<xsl:key name="next-headings" match="h2|h3|h4|h5|h6" use="generate-id(preceding-sibling::*[(self::h1 or self::h2 or self::h3 or self::h4 or self::h5 or self::h6) and (number(substring(name(), 2)) < number(substring(name(current()), 2)))])" />
The wall opened, and I fell through it into another passage. But this passage had a foul odour. I turned back to return where I came from, but the wall collapsed and made it impossible. I was trapped. It was dark.
I wandered around. Surely, the proper path can not be far away. I tried here and there. In the end, it seemed that the
name(current()) was not right. A
trace() function would give me advice, but my ancient tools did not provide it. However, an [extension interface] allowed me to add this functionality, and suddenly a light cast bright shadows on the wall. The
current() function evaluated to the empty node list “” in the context of a use-expression in the
xsl:key. That was blasphemy. The [ancient scrolls of the XSLT 1.0 Technical Report by the W3C] clearly said:
the expression specified in the use attribute of the xsl:key element is evaluated with x as the current node …
… where x is the matched element. A sudden grief came upon me. The ancient scrolls, the holy scrolls from the highest authority, were failing me. I was lost. With such a rupture in the foundation of my belief, anything could happen. My grief turned to anger, and anger to passion. I broke through the ceiling, and through layers of stone. At the end: blue sky, trees. I ran to the [repair shed of my tool provider], and, with a missionary passion, wanted to tell them about my enlightenment. But there was no living soul. Everybody turned to stone. A mighty volume on the desk was opened on a [page marked in red]. It said:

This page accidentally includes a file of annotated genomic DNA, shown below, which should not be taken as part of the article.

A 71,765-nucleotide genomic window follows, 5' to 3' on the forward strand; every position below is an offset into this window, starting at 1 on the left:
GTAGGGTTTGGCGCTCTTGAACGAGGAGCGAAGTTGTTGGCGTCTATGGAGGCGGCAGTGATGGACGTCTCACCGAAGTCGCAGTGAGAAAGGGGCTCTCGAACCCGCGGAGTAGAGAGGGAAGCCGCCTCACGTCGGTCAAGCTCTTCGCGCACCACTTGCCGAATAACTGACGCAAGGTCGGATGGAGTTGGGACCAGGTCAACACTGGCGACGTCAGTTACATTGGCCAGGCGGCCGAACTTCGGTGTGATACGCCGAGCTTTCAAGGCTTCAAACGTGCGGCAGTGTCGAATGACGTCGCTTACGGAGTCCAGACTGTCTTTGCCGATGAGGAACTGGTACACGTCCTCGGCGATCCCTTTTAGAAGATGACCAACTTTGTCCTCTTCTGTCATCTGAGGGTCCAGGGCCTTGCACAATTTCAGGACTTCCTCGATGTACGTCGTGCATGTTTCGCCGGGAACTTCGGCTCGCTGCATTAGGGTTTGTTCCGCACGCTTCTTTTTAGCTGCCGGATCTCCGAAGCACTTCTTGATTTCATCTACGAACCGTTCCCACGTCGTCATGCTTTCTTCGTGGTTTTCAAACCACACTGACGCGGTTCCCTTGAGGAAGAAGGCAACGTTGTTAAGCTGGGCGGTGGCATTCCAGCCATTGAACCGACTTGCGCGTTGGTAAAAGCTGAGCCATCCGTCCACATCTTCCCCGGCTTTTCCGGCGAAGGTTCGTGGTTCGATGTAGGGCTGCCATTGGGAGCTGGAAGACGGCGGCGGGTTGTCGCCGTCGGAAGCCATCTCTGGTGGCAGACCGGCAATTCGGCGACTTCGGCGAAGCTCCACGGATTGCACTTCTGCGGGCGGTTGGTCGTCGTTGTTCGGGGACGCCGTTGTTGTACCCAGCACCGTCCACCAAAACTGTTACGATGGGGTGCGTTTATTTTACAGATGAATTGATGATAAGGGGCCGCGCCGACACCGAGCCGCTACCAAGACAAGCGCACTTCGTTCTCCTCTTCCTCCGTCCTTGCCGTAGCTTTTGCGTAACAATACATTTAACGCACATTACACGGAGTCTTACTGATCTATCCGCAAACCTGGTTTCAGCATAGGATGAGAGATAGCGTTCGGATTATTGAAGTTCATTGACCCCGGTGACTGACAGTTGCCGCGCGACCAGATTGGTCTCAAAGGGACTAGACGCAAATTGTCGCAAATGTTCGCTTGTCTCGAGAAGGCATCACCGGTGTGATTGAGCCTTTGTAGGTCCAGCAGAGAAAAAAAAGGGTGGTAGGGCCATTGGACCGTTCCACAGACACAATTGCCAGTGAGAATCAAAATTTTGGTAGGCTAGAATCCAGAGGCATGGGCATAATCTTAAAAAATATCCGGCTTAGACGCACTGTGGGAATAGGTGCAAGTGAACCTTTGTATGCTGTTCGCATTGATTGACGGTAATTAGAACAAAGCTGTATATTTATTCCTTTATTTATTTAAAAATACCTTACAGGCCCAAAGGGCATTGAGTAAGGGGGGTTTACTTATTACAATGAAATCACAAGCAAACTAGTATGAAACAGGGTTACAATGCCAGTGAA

Bug 607893 – Problem with <xsl:key />
I could not believe my eyes. Anxiously, I read on:
I’m trying to cross-reference elements and found a problem. Here’s the very short XML data:
<test> <h level="1" /> <!-- id1 --> <h level="2" /> <!-- id2 --> <h level="2" /> <!-- id3 -->
Can it be? I have not been the first? How could this happen? > I have no clue what went on. I am suspiciuous though, that it has something to do with function current(). Noooooo! I am not the first victim. I am not the first to be enlightened. Others suffered like me, but at an earlier time. How early? 2010-01-23. Three years ago! I was utterly destroyed. The cave is still there, the dragons loot still has to be retrieved. But next time, there will be no shortcut. There will be no standard to help me. Next time, I will have to be more careful, and tread not from the path that has been smoothed by many adventurers before me. I will add my own marks to the common path, as will those following me. Next time, I will fall in line. : http://www.jenitennison.com/xslt/grouping/ : http://stackoverflow.com/questions/4547271/xslt-moving-a-grouping-html-elements-into-section-levels : http://lxml.de/extensions.html : http://www.w3.org/TR/xslt#element-key : http://xmlsoft.org/XSLT/bugs.html : https://bugzilla.gnome.org/show_bug.cgi?id=607893